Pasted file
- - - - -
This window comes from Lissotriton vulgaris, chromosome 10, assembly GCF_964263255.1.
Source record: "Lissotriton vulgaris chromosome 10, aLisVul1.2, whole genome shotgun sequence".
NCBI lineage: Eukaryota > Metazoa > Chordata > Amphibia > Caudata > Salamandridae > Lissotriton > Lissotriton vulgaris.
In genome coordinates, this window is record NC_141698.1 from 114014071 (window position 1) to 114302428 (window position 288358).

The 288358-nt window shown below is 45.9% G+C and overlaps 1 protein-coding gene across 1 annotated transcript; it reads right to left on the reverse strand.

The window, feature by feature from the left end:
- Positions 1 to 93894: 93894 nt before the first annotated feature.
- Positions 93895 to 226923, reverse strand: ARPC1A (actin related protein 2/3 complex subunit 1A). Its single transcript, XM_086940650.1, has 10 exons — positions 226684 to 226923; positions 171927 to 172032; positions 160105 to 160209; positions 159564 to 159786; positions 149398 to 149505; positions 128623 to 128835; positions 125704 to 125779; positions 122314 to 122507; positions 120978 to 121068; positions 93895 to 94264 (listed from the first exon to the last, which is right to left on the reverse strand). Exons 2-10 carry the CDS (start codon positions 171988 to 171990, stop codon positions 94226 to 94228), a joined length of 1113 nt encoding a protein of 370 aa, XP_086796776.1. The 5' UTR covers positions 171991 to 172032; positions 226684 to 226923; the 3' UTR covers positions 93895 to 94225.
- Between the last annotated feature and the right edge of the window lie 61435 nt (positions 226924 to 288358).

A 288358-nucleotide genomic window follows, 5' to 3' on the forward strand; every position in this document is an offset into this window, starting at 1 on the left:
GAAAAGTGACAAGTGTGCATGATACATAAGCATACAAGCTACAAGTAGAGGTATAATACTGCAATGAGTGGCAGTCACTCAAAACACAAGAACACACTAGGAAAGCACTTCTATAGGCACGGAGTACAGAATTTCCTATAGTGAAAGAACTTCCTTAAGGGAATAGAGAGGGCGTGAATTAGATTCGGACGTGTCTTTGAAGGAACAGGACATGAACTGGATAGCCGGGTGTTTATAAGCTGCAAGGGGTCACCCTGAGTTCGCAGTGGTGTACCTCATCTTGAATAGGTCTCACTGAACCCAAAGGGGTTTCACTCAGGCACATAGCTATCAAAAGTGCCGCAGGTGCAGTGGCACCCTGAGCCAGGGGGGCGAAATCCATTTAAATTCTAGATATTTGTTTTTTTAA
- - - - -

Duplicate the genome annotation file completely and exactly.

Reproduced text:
This window comes from Lissotriton vulgaris, chromosome 10, assembly GCF_964263255.1.
Source record: "Lissotriton vulgaris chromosome 10, aLisVul1.2, whole genome shotgun sequence".
NCBI lineage: Eukaryota > Metazoa > Chordata > Amphibia > Caudata > Salamandridae > Lissotriton > Lissotriton vulgaris.
In genome coordinates, this window is record NC_141698.1 from 114014071 (window position 1) to 114302428 (window position 288358).

The 288358-nt window shown below is 45.9% G+C and overlaps 1 protein-coding gene across 1 annotated transcript; it reads right to left on the reverse strand.

The window, feature by feature from the left end:
- Positions 1 to 93894: 93894 nt before the first annotated feature.
- Positions 93895 to 226923, reverse strand: ARPC1A (actin related protein 2/3 complex subunit 1A). Its single transcript, XM_086940650.1, has 10 exons — positions 226684 to 226923; positions 171927 to 172032; positions 160105 to 160209; positions 159564 to 159786; positions 149398 to 149505; positions 128623 to 128835; positions 125704 to 125779; positions 122314 to 122507; positions 120978 to 121068; positions 93895 to 94264 (listed from the first exon to the last, which is right to left on the reverse strand). Exons 2-10 carry the CDS (start codon positions 171988 to 171990, stop codon positions 94226 to 94228), a joined length of 1113 nt encoding a protein of 370 aa, XP_086796776.1. The 5' UTR covers positions 171991 to 172032; positions 226684 to 226923; the 3' UTR covers positions 93895 to 94225.
- Between the last annotated feature and the right edge of the window lie 61435 nt (positions 226924 to 288358).

A 288358-nucleotide genomic window follows, 5' to 3' on the forward strand; every position in this document is an offset into this window, starting at 1 on the left:
GAAAAGTGACAAGTGTGCATGATACATAAGCATACAAGCTACAAGTAGAGGTATAATACTGCAATGAGTGGCAGTCACTCAAAACACAAGAACACACTAGGAAAGCACTTCTATAGGCACGGAGTACAGAATTTCCTATAGTGAAAGAACTTCCTTAAGGGAATAGAGAGGGCGTGAATTAGATTCGGACGTGTCTTTGAAGGAACAGGACATGAACTGGATAGCCGGGTGTTTATAAGCTGCAAGGGGTCACCCTGAGTTCGCAGTGGTGTACCTCATCTTGAATAGGTCTCACTGAACCCAAAGGGGTTTCACTCAGGCACATAGCTATCAAAAGTGCCGCAGGTGCAGTGGCACCCTGAGCCAGGGGGGCGAAATCCATTTAAATTCTAGATATTTGTTTTTTTAA